Archer put down his cup before replying. “Going out? Not much different from two ponies, really. What she is to me? So far, just a very close friend. As for my feelings – we changelings feel the same gamut of emotions that ponies do, and for mostly the same reasons. Just because we feed on emotional energy doesn’t mean that we can’t feel the same emotions. However, there is one thing that we can’t do – while we can love, we’re incapable of falling in love with somepony before they fall in love with us. We are in some ways a mirror to the emotions of our companions, so if they have no interest in us, neither do we have any interest in them. However, I admit that I would not mind it if Peach did fall in love with me. She’s a beautiful person, and I would feel privileged to be the object of her affection.”

“You can’t fall in love? That sounds like a cop-out to me.”

“No, it’s a fact. Let me give you an example. Do you remember Whirring Cogs, the Blue Changeling that Princess Twilight brought around?”

“How could I forget?!”

“Well, because I was intrigued, I found out a lot more about him afterwards. Did you know that he used to work at the Cloudsdale weather factory before the invasion? He and his best friend used to spend most evenings socializing with mares, but he never formed a relationship with any of them. However, after the invasion he met his future wife in a small village. They formed a relationship and she fell in love with him, but only then could he return that love. It took less than two weeks for him to go from an independent changeling, to a committed partner. Why? Because being able to experience love is one of the most powerful things that can happen to a changeling. That’s why we harvest love energy as a high priority. It gives us the most energy, and feels so good when we consume it. However, eating it pales before actually experiencing it, and I would very much like to do so. Thus, if Peach ever does fall in love with me, I would do my utmost to ensure that she never has reason to stop loving me. In the meantime, I will continue to be her good friend. Have I answered your question sufficiently?”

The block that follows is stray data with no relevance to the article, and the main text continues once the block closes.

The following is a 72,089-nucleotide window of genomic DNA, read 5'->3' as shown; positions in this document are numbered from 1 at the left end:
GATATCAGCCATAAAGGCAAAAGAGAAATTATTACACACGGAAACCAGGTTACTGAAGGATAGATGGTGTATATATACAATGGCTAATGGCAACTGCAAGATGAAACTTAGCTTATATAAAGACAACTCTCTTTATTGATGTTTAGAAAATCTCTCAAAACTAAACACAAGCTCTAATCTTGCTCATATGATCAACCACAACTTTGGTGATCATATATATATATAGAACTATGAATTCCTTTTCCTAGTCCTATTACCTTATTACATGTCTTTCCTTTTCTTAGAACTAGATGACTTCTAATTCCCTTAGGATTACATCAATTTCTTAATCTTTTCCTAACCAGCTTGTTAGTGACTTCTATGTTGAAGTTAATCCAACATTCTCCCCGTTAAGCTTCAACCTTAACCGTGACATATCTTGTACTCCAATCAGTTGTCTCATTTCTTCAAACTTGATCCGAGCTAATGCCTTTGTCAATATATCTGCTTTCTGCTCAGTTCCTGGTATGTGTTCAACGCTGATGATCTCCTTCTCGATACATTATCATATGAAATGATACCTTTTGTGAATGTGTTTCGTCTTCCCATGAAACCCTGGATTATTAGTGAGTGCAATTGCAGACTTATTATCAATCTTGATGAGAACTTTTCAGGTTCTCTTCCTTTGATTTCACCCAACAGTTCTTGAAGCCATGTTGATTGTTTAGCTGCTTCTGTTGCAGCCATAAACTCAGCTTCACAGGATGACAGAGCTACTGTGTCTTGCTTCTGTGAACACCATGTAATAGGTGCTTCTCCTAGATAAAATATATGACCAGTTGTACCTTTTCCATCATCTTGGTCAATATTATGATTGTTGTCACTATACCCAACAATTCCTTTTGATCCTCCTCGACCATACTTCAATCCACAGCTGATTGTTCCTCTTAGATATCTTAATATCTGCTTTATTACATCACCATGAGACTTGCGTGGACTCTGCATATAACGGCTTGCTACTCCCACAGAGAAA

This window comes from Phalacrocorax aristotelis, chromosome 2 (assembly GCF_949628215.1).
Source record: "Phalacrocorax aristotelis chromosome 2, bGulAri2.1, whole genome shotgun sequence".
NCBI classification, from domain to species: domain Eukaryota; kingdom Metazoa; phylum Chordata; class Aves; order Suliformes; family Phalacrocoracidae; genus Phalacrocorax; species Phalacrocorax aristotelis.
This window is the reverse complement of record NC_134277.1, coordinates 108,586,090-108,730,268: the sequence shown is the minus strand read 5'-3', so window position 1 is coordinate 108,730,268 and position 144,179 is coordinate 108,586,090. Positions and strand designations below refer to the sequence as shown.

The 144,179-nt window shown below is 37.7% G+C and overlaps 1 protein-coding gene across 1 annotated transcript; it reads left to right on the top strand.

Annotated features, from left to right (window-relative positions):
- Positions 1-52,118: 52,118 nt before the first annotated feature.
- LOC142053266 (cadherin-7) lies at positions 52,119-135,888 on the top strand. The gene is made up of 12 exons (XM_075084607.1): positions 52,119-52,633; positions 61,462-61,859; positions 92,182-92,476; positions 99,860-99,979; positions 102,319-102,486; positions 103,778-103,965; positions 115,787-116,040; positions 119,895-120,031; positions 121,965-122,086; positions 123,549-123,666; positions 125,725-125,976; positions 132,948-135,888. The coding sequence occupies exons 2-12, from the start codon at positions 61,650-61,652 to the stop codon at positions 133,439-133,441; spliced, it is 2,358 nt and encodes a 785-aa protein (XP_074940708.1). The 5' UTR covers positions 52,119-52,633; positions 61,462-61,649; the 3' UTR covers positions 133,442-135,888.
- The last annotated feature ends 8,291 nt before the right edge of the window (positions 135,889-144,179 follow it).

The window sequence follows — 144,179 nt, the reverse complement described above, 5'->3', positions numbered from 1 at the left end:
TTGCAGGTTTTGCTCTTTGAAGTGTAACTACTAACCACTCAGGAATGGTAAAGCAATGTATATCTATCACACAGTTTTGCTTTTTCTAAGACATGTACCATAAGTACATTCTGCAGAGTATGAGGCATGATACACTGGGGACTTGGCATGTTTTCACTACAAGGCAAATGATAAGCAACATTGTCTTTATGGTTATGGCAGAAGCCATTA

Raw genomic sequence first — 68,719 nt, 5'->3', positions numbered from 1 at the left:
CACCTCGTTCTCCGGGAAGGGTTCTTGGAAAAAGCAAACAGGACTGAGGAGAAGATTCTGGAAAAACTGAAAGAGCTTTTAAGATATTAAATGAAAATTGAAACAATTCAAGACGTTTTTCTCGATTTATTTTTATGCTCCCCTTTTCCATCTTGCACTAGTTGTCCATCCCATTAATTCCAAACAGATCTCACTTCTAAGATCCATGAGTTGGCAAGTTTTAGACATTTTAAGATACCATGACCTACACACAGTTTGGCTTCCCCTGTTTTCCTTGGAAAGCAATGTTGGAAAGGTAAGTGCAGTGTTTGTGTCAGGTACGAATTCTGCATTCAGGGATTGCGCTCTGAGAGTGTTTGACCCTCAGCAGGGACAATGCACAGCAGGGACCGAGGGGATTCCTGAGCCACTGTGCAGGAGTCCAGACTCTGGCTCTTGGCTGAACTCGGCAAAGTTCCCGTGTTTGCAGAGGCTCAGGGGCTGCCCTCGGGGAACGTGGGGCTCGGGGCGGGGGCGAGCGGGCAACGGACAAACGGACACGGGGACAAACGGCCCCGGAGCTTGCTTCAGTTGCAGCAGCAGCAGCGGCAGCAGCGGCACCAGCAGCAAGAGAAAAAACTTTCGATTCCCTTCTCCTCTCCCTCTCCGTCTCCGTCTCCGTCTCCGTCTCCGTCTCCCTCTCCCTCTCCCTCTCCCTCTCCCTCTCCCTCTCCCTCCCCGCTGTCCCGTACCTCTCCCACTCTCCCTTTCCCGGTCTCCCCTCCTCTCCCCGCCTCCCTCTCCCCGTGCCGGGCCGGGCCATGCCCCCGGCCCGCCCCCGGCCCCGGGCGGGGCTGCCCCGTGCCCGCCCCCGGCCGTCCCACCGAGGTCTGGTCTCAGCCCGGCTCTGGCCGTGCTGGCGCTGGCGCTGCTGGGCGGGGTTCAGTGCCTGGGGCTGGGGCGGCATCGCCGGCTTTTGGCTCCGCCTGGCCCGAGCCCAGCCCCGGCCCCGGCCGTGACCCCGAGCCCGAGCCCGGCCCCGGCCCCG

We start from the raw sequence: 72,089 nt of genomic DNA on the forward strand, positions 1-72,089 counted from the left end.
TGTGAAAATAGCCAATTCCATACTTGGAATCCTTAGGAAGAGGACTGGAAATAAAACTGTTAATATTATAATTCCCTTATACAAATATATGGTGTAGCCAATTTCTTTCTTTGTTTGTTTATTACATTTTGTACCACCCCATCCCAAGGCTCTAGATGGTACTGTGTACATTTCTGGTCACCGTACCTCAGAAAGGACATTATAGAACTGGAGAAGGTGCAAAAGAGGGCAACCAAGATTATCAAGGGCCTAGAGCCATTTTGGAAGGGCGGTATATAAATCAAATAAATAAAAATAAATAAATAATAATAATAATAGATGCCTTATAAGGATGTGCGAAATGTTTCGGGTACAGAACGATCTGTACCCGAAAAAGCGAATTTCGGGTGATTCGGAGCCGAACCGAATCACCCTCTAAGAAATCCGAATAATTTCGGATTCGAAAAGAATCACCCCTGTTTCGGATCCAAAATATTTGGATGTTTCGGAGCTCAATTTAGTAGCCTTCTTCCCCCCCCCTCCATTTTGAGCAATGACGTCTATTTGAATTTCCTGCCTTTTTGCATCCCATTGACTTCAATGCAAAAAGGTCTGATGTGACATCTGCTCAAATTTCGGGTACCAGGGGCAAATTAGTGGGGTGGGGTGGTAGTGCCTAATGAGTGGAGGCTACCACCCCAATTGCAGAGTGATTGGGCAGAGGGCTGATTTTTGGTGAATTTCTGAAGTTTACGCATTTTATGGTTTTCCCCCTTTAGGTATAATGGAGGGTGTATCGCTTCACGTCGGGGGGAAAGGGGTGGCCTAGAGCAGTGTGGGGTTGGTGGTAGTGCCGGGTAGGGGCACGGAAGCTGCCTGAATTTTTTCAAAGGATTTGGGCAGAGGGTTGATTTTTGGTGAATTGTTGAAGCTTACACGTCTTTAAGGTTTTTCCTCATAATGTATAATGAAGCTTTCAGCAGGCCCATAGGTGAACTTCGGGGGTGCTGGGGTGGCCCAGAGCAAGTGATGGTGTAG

Frothy found it a bit hard to wrap his head around the concept of being unable to fall in love without being loved first. “I... think so,” he admitted. “But now I’m wondering what else about changelings is so different from us.”

Archer smiled. “Now you’re thinking like Peach, instead of like a close-minded pony. So many of you tend to think of us as weird-looking ponies, but we’re not, and we’re very different in several ways. Yes, we enjoy most of the things that you do, we feel the same emotions as you do, eat much the same foods, but we aren’t ponies. Let me ask you something – you hear me referring to ourselves as harvesters, but doesn’t that imply that there must be other types of changelings?”

“I thought that just meant that it’s your job.”

“It is, but it’s also what we are. Although all drones are capable of shape-changing, only harvesters are capable of making a sophisticated alter-ego and blending in with the pony population. Others in our hives are soldiers, or tunnel builders, or nursery attendants, or gatherers, and so forth. What we are defines our job, unlike ponies who choose their career.”

“But our cutie marks define us in a similar manner,” Frothy objected.

“Do they? Instead of a owning a café, could you not have been a coffee importer? Or perhaps a grower? You could have been working just as a barista instead of owning your own shop. Your cutie marks are a very broad guide, but for us, we’re bred to a task.”

“So you never really had a choice then? That’s awful.”

“Not really. Being bred to a task means that we are also very good at that task, and enjoy doing it. However, how we accomplish that task is still up to us to choose. Like many others from my hive, I chose the Royal Guard because that best fit my personality, but there are Reds in many other occupations. So while we’re very different from you in one way, we do have something in common there also.”

“I see. So where are these other… breeds? How many do you think there are in Canterlot?”

“None,” Archer said with finality.

“None whatsoever? Are you sure of that?”

“Almost certainly. Most other breeds either never leave the hive, or keep close nearby. Soldiers guard it and look out for possible dangers to the hive. Gatherers get food such as fruit, roots, fish, and umm… various sources of meat,” Archer said as delicately as possible. Even so, Frothy looked a little queasy at the thought. “However, even gatherers won’t stray too far from the hive. If they meet any ponies, it will be by accident, and they won’t hang around. Interacting with ponies is the job of the emotion harvesters.”